Microsoft Releases Several Windows 10 Builds This Week

Subject: General Tech | July 5, 2015 - 04:20 PM |
Tagged: windows 10, microsoft

Early this week, Microsoft released a pair of new builds into the Windows Insider Fast Ring. Back to back, Build 10158 was released on Monday and 10159 followed it on Tuesday. These two updates fixed several hundred bugs, officially branded Project Spartan as Microsoft Edge, introduced the new default wallpaper to the desktop and lock screen, and tweaked a few more interface elements since 10130. After an uneventful Wednesday, Build 10162 arrived on Thursday with ISOs released later that evening, which was great for me because I couldn't get the build through Windows Update. Sad face.

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I was a Slow Ring user for the last few releases, and I honestly intend to continue with that pace going forward. This is my production machine, but switching to Fast was tempting in hopes that the new build would fix the few problems that I had. Namely, StarCraft II was flickering terribly since 10074 when played in windowed mode. Thankfully, StarCraft II can reliably alt+tab without crashing, but it excludes playing a slow-paced Arcade mod in another monitor while doing something else. Mount & Blade: Warband had similar issues, especially when the monitor and game are set to 120 Hz. It seems to be just DirectX 9 titles, too. Either way, they are still unfixed for me. Some of our viewers may want to know my experience.

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The first thing that I noticed was a seemingly new upgrade screen between asking to reboot and actually rebooting. This was something that I only remember experiencing with Windows Updates, not whole new Windows builds. Perhaps this was a big one for some reason? It did try to install an anti-malware definition alongside it, so maybe it was just a weird interaction between Windows Update and the Windows 10 in-place build upgrade. Maybe it's something new though.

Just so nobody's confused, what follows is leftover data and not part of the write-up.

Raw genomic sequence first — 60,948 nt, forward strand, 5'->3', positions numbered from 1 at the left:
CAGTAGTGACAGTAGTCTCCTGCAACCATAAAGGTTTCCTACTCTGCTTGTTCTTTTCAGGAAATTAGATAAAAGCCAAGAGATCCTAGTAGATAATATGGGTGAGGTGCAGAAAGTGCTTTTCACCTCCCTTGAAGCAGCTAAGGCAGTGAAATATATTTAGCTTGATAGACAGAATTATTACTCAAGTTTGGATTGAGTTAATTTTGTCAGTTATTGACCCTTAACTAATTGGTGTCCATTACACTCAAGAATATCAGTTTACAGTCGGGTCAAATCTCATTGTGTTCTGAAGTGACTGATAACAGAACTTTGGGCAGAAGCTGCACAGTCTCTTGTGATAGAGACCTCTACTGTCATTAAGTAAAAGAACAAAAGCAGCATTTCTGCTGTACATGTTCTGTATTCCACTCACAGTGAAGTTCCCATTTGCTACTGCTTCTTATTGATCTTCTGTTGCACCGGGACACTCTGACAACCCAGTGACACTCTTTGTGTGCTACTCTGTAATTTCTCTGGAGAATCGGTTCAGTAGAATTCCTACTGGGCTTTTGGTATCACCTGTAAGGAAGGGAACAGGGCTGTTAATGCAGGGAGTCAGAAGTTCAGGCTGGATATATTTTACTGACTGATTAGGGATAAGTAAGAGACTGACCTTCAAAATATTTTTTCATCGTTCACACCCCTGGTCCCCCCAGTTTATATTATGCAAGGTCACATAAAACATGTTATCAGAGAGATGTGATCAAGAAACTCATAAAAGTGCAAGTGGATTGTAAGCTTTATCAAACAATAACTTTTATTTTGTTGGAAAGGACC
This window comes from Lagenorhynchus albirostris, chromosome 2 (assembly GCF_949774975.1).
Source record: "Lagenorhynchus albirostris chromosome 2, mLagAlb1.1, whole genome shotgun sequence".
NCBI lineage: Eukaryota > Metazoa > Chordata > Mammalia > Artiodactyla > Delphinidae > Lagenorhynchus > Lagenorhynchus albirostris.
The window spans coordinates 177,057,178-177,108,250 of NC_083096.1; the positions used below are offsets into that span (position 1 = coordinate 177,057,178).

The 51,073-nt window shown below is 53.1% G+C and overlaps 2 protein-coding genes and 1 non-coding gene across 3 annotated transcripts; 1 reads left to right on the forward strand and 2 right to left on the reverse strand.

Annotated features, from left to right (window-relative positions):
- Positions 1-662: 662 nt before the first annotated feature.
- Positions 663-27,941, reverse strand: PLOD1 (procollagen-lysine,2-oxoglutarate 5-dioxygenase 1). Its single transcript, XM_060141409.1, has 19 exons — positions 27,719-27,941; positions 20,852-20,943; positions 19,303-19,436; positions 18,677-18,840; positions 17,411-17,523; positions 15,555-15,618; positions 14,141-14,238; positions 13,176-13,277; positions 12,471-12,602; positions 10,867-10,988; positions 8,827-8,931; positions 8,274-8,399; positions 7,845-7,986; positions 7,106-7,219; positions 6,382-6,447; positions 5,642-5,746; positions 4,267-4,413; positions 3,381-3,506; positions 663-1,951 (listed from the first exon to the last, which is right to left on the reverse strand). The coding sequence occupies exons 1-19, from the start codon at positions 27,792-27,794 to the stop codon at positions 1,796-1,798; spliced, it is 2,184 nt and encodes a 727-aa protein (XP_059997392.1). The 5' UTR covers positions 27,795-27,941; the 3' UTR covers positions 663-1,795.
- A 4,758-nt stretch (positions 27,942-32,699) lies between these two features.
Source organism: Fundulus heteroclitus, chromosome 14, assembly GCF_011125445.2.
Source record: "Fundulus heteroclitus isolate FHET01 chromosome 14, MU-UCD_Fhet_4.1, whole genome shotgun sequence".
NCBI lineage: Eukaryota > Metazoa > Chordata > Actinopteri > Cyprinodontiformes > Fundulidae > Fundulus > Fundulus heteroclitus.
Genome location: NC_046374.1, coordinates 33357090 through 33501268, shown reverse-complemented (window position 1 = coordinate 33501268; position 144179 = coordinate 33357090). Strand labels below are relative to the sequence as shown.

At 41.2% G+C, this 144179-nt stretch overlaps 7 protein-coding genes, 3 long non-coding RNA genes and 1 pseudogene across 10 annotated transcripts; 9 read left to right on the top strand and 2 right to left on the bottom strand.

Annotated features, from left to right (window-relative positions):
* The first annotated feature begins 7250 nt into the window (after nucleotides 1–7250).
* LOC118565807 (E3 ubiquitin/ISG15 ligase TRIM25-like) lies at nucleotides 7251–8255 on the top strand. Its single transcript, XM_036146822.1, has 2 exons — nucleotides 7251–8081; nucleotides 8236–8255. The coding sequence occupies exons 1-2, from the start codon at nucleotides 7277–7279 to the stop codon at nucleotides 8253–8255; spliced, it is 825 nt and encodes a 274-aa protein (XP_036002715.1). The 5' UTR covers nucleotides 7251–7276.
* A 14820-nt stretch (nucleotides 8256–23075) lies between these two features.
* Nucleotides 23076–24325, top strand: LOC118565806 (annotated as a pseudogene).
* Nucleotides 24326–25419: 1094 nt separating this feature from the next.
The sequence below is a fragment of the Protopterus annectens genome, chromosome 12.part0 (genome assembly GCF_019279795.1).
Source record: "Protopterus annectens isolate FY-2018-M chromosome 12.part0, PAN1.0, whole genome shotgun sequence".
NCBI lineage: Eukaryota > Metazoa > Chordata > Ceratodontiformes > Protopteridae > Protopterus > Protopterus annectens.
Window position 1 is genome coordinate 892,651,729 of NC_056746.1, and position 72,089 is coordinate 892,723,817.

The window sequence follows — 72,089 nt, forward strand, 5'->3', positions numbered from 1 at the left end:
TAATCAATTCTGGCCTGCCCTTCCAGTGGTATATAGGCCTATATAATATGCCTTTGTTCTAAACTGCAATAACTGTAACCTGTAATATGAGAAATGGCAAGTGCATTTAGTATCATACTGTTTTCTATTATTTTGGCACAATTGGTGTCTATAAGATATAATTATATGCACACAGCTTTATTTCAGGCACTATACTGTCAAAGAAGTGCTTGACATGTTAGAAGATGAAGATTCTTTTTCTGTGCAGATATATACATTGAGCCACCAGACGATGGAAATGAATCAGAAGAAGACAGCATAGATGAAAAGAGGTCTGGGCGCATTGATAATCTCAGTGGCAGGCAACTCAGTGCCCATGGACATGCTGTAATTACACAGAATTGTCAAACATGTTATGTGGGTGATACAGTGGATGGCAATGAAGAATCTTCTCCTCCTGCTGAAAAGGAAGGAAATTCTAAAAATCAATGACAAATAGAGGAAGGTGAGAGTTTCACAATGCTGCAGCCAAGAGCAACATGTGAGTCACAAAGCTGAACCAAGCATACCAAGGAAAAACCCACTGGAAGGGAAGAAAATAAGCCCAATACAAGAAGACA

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The lock screen is the next obvious change. It contains the new Windows branding that was announced a couple of weeks ago. The slanted window was made out of glass, fog, and projected light. Even though it fits the previous branding, Microsoft made a big deal out of it.

The major change occurs once logged in. Microsoft Edge is no longer referred to as “Project Spartan”, and it is basically a full-fledged web browser now. Its performance is great, and it is nice to see the light at the end of the tunnel when it comes to browser compatibility. I do feel that the interface is kind-of ugly, though. Granted, the soft fonts are probably easier to scale between high and low DPI monitors, but I would prefer something more crisp. Likewise, the big, featureless, rectangular UI elements are likely a compromise for touch displays, but I've always thought they were placeholder during development builds. Then again, I find basically every browser to be bland, so there's that.